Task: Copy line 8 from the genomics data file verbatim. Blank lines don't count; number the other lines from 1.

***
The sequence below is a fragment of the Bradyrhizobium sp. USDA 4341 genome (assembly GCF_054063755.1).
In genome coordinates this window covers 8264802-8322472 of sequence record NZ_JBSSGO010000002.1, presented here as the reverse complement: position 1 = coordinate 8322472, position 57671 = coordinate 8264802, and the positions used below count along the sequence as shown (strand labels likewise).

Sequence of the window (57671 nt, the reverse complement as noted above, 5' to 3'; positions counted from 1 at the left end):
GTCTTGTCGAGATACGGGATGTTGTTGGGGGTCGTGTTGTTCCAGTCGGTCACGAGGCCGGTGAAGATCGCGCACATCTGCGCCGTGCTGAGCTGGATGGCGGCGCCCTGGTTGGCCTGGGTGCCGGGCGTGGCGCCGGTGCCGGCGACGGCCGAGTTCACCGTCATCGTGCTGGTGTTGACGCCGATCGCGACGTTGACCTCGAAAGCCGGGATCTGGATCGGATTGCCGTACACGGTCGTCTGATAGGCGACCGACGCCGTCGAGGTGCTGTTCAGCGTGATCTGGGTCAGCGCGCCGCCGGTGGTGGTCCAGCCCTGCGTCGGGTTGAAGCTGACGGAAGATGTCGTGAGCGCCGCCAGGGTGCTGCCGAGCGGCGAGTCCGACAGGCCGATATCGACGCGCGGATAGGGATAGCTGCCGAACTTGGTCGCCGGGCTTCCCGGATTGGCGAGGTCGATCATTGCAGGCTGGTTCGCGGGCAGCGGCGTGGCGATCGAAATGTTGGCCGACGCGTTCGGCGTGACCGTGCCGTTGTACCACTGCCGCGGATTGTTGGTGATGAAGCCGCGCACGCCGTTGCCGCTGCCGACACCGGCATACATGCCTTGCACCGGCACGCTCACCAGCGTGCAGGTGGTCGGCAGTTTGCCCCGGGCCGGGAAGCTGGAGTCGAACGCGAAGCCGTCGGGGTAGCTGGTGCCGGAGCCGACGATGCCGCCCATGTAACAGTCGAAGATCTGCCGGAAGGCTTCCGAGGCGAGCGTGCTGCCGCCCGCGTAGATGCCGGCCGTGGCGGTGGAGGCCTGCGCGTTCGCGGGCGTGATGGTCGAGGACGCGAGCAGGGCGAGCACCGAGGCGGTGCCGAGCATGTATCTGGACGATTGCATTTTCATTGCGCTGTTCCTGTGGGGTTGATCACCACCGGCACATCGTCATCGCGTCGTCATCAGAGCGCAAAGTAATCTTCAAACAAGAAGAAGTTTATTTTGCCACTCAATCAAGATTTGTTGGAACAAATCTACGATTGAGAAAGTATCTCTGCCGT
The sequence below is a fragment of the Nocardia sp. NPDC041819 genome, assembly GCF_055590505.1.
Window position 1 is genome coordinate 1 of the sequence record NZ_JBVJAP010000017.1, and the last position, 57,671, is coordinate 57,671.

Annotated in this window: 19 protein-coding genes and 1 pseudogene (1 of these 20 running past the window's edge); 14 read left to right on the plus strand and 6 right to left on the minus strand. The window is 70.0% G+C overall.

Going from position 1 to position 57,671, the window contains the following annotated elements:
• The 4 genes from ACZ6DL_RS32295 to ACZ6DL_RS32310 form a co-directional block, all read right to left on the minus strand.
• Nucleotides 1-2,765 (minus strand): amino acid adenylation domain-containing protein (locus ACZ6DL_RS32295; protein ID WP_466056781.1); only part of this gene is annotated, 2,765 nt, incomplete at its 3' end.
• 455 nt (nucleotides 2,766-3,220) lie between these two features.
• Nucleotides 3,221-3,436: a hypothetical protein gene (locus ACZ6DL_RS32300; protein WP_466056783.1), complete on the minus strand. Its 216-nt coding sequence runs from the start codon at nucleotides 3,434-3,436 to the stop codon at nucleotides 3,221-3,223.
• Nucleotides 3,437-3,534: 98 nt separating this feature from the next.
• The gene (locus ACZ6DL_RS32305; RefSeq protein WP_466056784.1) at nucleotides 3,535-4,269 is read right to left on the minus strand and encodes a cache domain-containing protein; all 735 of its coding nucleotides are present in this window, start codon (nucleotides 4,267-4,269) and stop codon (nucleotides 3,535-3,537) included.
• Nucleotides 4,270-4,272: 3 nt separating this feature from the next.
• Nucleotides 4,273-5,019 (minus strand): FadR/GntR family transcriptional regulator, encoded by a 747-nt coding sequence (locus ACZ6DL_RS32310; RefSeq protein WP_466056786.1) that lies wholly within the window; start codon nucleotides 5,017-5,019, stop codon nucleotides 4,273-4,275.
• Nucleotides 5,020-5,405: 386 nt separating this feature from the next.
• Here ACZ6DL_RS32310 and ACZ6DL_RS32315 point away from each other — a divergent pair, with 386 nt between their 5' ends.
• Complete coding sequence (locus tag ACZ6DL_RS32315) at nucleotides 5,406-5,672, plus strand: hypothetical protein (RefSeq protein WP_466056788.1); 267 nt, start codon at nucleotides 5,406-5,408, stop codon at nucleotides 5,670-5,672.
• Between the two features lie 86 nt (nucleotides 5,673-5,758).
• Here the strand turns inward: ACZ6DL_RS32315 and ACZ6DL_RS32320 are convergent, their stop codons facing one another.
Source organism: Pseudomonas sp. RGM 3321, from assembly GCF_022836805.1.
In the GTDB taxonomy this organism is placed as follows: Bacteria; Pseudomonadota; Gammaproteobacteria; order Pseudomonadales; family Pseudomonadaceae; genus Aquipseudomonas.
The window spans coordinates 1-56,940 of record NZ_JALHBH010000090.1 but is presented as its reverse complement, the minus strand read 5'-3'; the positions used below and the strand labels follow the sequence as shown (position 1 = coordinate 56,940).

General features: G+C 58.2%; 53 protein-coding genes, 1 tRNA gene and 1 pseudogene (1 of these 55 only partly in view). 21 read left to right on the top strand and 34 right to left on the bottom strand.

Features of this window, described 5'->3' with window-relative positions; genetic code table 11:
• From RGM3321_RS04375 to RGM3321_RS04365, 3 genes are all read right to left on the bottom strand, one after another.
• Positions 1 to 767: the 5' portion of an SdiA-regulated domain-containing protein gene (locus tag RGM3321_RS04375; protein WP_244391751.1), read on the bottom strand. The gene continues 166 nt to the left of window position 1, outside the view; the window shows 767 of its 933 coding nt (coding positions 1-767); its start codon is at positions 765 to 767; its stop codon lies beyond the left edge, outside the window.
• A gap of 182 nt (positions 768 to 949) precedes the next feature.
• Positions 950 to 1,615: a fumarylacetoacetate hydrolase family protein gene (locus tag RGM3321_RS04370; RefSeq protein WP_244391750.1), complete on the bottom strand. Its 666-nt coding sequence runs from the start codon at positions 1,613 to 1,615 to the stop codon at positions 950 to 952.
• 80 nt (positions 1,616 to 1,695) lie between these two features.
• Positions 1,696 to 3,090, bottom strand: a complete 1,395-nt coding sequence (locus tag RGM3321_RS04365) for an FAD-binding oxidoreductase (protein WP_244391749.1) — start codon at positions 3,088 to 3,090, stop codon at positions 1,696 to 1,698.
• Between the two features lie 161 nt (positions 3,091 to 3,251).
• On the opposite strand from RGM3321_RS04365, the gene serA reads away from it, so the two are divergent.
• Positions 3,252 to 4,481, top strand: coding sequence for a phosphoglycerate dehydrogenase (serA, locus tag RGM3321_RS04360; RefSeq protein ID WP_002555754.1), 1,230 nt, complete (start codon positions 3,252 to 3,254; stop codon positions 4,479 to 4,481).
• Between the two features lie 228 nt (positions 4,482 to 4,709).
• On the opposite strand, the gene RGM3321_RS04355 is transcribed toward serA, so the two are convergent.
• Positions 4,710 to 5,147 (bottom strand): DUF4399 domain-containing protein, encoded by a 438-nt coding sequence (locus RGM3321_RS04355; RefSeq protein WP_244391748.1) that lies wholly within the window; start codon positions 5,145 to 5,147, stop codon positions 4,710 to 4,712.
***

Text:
Going from position 1 to position 57,671, the window contains the following annotated elements: